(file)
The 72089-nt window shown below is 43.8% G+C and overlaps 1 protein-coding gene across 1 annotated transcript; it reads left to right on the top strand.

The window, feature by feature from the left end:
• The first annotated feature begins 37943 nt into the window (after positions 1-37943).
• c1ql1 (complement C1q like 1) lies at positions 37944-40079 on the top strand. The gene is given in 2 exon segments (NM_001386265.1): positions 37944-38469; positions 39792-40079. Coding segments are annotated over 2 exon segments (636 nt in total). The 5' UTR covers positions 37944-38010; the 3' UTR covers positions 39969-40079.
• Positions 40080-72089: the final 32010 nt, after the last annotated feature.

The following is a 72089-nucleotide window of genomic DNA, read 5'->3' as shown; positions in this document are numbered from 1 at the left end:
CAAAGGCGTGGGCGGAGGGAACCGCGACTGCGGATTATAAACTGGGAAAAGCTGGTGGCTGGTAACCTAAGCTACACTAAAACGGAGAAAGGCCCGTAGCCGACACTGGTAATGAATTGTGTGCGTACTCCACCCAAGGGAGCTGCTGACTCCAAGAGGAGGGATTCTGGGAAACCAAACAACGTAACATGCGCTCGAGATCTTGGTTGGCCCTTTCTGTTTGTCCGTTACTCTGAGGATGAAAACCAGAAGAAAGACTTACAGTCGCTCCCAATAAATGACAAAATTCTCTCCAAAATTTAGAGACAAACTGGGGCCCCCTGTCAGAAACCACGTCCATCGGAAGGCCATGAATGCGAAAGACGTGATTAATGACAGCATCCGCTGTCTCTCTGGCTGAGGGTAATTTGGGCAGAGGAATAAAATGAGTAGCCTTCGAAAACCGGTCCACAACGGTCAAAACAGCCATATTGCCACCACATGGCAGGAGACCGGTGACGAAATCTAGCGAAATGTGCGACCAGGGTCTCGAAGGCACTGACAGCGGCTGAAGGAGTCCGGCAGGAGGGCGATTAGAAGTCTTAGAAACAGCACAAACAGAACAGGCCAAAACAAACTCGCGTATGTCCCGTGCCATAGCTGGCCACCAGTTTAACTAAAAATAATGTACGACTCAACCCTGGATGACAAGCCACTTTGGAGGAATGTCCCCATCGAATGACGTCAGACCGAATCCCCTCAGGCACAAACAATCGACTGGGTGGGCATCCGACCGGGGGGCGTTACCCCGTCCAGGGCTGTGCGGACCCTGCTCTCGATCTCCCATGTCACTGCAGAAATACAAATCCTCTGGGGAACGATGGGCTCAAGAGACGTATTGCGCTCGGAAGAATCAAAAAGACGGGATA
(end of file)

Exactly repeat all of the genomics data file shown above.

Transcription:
The 72089-nt window shown below is 43.8% G+C and overlaps 1 protein-coding gene across 1 annotated transcript; it reads left to right on the top strand.

The window, feature by feature from the left end:
• The first annotated feature begins 37943 nt into the window (after positions 1-37943).
• c1ql1 (complement C1q like 1) lies at positions 37944-40079 on the top strand. The gene is given in 2 exon segments (NM_001386265.1): positions 37944-38469; positions 39792-40079. Coding segments are annotated over 2 exon segments (636 nt in total). The 5' UTR covers positions 37944-38010; the 3' UTR covers positions 39969-40079.
• Positions 40080-72089: the final 32010 nt, after the last annotated feature.

The following is a 72089-nucleotide window of genomic DNA, read 5'->3' as shown; positions in this document are numbered from 1 at the left end:
CAAAGGCGTGGGCGGAGGGAACCGCGACTGCGGATTATAAACTGGGAAAAGCTGGTGGCTGGTAACCTAAGCTACACTAAAACGGAGAAAGGCCCGTAGCCGACACTGGTAATGAATTGTGTGCGTACTCCACCCAAGGGAGCTGCTGACTCCAAGAGGAGGGATTCTGGGAAACCAAACAACGTAACATGCGCTCGAGATCTTGGTTGGCCCTTTCTGTTTGTCCGTTACTCTGAGGATGAAAACCAGAAGAAAGACTTACAGTCGCTCCCAATAAATGACAAAATTCTCTCCAAAATTTAGAGACAAACTGGGGCCCCCTGTCAGAAACCACGTCCATCGGAAGGCCATGAATGCGAAAGACGTGATTAATGACAGCATCCGCTGTCTCTCTGGCTGAGGGTAATTTGGGCAGAGGAATAAAATGAGTAGCCTTCGAAAACCGGTCCACAACGGTCAAAACAGCCATATTGCCACCACATGGCAGGAGACCGGTGACGAAATCTAGCGAAATGTGCGACCAGGGTCTCGAAGGCACTGACAGCGGCTGAAGGAGTCCGGCAGGAGGGCGATTAGAAGTCTTAGAAACAGCACAAACAGAACAGGCCAAAACAAACTCGCGTATGTCCCGTGCCATAGCTGGCCACCAGTTTAACTAAAAATAATGTACGACTCAACCCTGGATGACAAGCCACTTTGGAGGAATGTCCCCATCGAATGACGTCAGACCGAATCCCCTCAGGCACAAACAATCGACTGGGTGGGCATCCGACCGGGGGGCGTTACCCCGTCCAGGGCTGTGCGGACCCTGCTCTCGATCTCCCATGTCACTGCAGAAATACAAATCCTCTGGGGAACGATGGGCTCAAGAGACGTATTGCGCTCGGAAGAATCAAAAAGACGGGATA